How To Use NTFS Drives/Partitions Under Ubuntu Edgy Eft

Discussion in 'HOWTO-Related Questions' started by rjmusto, Jan 17, 2007.

  1. rjmusto

    rjmusto New Member

    Hi,
    Have run through the set-up process for getting an external USB NTFS
    drive read/write on Ubuntu.

    Fallen into the trap of it not being mountable at the finish. I did
    eject it and switch it off, but not unplug it. Maybe that was a mistake.

    Anyhow, it won't mount now. Do you know of a fix for this?

    Many thanks
     
  2. domino

    domino New Member

    Are you using ntfs-3g? What message do you get when you try to manually mount the ext drive? Are you sure it's not already mounted in /mnt directory but not visable on your desktop?
     
  3. rjmusto

    rjmusto New Member

    As far as I know, yes I'm using ntfs-3g. How do I check?

    No, the mnt folder is empty.

    Trying to mount mannual produces this response:

    Failed to mount '/dev/sda1': Operation not supported
    Mount is denied because the NTFS journal file is unclean. Choices are:
    A) Shutdown Windows properly.
    B) Click the 'Safely Remove Hardware' icon in the Windows taskbar
    notification area before disconnecting the device.
    C) Use 'Eject' from Windows Explorer to safely remove the device.
    D) If you ran chkdsk previously then boot Windows again which will
    automatically initialize the journal.
    E) Run 'ntfsfix' on Linux which will reset the NTFS journal.
    F) Mount the volume read-only by using the 'ro' mount option.
    Error: could not execute pmount

    Thanks.
     
  4. martinfst

    martinfst HowtoForge Supporter

    Why don't you follow the suggestions the mount command gives you? Briefly scanning this thread, ntfsfix might do the trick.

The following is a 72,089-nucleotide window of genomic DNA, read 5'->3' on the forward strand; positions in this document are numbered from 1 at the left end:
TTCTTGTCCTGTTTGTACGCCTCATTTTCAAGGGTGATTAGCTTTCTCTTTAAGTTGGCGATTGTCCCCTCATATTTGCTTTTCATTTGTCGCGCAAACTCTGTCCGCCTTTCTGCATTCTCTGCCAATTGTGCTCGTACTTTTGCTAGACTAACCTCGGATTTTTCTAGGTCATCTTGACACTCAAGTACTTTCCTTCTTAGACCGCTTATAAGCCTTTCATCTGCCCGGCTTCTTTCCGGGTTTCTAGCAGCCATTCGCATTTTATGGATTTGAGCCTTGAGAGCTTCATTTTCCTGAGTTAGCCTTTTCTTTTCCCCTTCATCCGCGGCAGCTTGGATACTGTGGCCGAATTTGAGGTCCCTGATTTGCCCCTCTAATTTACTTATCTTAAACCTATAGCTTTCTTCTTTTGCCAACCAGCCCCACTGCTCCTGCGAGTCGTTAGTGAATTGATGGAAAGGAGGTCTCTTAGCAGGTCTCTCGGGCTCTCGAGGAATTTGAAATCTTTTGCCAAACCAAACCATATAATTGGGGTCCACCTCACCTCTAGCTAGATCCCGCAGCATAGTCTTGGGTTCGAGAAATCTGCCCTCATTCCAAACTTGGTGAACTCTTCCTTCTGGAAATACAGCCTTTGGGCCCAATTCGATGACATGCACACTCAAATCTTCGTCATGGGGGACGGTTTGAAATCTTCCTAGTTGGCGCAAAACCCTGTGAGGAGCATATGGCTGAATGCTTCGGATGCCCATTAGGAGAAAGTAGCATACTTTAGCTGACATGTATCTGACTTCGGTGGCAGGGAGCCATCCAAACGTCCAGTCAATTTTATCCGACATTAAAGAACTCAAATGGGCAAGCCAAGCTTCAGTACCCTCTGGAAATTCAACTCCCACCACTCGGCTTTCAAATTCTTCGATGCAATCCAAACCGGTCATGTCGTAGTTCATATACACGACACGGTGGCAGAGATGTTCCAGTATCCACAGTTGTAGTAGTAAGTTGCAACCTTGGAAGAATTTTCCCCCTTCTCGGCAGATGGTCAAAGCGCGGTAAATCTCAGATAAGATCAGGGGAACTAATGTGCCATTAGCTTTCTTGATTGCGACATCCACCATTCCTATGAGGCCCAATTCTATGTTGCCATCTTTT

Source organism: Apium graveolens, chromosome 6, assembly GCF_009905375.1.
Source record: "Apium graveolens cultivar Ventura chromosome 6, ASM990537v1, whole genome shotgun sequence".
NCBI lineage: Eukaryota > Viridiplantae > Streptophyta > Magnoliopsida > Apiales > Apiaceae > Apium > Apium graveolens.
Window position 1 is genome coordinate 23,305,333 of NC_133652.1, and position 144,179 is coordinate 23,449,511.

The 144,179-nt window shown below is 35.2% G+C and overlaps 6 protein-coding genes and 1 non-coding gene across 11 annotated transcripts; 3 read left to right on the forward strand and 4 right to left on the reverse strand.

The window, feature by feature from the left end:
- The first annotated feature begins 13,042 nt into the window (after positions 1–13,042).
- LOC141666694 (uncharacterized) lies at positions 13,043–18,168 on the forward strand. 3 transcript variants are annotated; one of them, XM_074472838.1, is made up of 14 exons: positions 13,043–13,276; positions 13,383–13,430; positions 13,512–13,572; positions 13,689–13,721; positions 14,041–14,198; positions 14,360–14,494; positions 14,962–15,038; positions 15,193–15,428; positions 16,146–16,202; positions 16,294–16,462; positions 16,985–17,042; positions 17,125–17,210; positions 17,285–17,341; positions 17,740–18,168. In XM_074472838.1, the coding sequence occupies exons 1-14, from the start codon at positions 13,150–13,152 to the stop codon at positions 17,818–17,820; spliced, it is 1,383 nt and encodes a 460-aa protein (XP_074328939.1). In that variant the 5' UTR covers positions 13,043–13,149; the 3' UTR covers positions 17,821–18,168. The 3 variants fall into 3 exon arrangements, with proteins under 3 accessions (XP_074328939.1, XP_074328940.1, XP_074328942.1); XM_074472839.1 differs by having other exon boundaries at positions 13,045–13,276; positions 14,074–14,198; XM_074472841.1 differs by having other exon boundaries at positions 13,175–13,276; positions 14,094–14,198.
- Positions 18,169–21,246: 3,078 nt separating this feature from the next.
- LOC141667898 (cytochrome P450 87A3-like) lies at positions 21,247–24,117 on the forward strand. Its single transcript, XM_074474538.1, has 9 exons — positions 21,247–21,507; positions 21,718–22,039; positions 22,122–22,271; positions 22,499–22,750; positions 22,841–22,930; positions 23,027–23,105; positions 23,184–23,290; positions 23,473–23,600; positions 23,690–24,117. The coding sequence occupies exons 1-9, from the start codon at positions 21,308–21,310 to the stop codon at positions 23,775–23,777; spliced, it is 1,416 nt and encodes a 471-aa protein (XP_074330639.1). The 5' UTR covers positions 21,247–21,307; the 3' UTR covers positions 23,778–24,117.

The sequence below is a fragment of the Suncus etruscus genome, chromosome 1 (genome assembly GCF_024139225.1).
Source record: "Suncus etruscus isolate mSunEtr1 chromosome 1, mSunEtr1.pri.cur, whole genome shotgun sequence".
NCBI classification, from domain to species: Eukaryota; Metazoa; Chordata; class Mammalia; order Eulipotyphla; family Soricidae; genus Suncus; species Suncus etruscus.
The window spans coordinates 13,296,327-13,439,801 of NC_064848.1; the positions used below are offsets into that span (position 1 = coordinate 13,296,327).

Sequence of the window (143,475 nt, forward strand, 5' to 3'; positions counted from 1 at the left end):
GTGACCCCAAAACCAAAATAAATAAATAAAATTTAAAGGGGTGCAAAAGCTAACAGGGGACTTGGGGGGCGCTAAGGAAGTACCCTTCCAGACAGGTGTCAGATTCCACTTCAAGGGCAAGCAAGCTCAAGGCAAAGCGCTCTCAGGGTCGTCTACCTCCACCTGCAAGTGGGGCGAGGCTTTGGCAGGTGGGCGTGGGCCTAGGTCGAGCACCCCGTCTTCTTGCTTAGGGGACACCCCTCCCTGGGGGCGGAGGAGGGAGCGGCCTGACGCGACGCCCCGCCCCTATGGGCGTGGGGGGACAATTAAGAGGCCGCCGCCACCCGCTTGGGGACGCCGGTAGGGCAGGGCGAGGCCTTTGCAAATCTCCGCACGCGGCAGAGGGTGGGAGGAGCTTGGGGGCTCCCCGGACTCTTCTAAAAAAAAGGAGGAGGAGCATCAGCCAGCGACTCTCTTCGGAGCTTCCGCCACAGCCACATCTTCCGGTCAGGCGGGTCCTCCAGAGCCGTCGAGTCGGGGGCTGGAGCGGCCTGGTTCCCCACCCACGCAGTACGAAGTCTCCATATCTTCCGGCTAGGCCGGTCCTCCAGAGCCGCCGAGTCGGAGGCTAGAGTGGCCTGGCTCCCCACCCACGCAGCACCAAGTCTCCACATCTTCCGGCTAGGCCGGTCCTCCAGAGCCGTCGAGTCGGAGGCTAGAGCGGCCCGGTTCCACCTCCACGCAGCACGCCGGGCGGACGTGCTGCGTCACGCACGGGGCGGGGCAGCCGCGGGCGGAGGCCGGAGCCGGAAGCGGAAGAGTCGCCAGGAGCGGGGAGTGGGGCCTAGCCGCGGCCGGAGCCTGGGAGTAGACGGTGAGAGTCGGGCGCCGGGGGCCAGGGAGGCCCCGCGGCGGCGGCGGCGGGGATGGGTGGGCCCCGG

5. rjmusto

    rjmusto New Member

    Ok, got it to mount read only using pmount.
    Ejected, unplugged and plugged back in.
    Had to manually mount again - but it still insists its read only, even though I didn't include the ro switch.

    Is there a switch for pmount that forces read/write?
     
  6. martinfst

    martinfst HowtoForge Supporter

    You still need to fix the problem on the filesystem. So either fsck (for Linx/Unix filesystems) or chkdsk (FAT) is required.
     
  7. rjmusto

    rjmusto New Member

    Have tried fsck, but it returns this error:

    fsck 1.39 (29-May-2006)
    fsck: fsck.ntfs: not found
    fsck: Error 2 while executing fsck.ntfs for /dev/sda1


    And for chkdsk it says 'command not found'


    Sorry to be a bit of a numpty - still kind of a novice at Linux.....
     
  8. martinfst

    martinfst HowtoForge Supporter

    No problem, that's why these forums are there to get newbees up 2 speed :cool:

    Apparently you have created an ntfs filesystem, so you need the 'ntfsfix' command. I think that's not installed by default (you'll notice if you get an obvious error), so you may need to install that using the specifics of your distro.
     
  9. domino

    domino New Member

    If you run any disk util to fix ntfs under Linux, you will probably have little success. you need to do it in windows or use use a a dos disk with chkdsk compatible to winxp.

    Keep in mind that read/write feature can only be mounted with sudo command. Make sure you have the latest version of ntfa-3g from givre's repo or the repo posted on his thread.

    Make sure you don't have anything that involves your ext. drive in fstab.
     
  10. rjmusto

    rjmusto New Member

    Ok, thanks for all that.

    May be a while before I get back to you on this........
     
  11. falko

    falko Super Moderator

    I solved it by plugging the USB HDD into my Windows XP notebook and clicking on that green arrow in the task bar to securely remove the HDD before switching it off.

    Afterwards I could use it again under Ubuntu.
     

    Attached Files:

  12. rjmusto

    rjmusto New Member

    Crumbs - so simple in the end.

    Plugged it into a Windows machine, ran a check disk routine and then ejected it.

    Now loads up fine with read/write capability.

    Phew.

    Thanks for the help and on providing the info to get NTFS working on a Linux machine.
     

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